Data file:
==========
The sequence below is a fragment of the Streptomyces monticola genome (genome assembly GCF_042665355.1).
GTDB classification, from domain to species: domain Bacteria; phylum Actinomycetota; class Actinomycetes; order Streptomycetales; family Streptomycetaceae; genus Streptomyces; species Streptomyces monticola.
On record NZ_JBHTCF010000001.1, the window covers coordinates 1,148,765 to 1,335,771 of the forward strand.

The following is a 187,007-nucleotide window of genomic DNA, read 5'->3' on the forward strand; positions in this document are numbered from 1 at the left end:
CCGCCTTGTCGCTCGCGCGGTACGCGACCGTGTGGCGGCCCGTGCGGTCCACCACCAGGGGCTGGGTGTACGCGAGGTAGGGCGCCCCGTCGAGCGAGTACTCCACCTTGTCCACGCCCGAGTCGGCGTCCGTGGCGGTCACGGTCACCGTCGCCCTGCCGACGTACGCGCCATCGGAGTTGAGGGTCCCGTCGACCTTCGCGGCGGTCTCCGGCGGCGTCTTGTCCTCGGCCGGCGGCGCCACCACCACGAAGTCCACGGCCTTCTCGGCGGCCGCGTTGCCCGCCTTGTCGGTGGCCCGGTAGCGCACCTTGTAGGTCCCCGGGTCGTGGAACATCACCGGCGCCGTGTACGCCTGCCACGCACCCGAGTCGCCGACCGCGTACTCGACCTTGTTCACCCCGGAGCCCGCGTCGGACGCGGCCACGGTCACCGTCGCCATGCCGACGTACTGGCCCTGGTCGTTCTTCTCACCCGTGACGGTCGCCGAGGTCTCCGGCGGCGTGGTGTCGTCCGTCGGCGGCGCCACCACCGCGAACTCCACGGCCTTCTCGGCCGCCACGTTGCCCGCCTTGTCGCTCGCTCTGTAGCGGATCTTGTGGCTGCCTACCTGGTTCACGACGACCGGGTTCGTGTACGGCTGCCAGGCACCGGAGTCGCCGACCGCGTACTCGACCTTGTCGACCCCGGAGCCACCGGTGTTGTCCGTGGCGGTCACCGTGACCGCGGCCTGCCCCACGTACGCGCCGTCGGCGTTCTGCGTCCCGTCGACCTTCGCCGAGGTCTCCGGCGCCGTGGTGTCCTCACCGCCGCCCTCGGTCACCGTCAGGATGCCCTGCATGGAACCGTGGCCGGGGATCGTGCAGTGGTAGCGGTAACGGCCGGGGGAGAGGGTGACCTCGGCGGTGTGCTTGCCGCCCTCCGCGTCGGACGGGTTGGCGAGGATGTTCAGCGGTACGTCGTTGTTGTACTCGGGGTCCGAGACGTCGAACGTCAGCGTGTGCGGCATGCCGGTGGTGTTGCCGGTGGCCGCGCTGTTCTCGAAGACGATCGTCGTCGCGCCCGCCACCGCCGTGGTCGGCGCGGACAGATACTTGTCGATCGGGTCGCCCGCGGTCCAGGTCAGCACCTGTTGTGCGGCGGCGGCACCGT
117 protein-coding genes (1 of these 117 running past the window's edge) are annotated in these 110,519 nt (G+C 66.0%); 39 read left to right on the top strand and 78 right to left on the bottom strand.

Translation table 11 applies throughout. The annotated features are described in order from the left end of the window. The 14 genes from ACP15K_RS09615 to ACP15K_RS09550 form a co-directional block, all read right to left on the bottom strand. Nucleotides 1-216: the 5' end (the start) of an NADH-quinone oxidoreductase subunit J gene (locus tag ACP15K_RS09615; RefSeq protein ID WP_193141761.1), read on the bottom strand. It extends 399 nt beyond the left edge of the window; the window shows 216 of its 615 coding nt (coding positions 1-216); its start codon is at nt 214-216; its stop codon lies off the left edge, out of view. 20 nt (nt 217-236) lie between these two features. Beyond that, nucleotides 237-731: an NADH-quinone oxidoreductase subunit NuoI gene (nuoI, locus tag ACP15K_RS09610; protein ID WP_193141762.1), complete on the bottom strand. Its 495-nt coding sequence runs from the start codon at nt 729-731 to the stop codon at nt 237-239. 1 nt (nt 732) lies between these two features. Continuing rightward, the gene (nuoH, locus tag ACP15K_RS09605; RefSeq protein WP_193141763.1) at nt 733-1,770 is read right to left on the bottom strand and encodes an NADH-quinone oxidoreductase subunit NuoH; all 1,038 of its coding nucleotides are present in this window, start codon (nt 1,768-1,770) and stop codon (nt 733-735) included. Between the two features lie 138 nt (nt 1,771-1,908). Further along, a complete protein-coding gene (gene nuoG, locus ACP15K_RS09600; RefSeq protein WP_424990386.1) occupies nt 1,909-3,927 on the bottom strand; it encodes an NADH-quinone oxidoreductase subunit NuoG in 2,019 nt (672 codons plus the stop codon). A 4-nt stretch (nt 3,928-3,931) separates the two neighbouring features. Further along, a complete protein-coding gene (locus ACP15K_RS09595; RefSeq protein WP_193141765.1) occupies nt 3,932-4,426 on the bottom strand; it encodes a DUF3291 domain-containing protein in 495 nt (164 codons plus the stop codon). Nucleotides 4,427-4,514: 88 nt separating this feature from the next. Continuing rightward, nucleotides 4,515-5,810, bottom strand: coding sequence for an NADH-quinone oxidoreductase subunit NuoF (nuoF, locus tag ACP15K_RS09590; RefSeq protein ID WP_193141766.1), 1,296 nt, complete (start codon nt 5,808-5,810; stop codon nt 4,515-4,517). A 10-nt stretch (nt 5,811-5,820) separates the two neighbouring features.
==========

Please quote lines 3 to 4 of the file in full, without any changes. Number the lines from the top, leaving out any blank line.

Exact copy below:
On record NZ_JBHTCF010000001.1, the window covers coordinates 1,148,765 to 1,335,771 of the forward strand.

The following is a 187,007-nucleotide window of genomic DNA, read 5'->3' on the forward strand; positions in this document are numbered from 1 at the left end: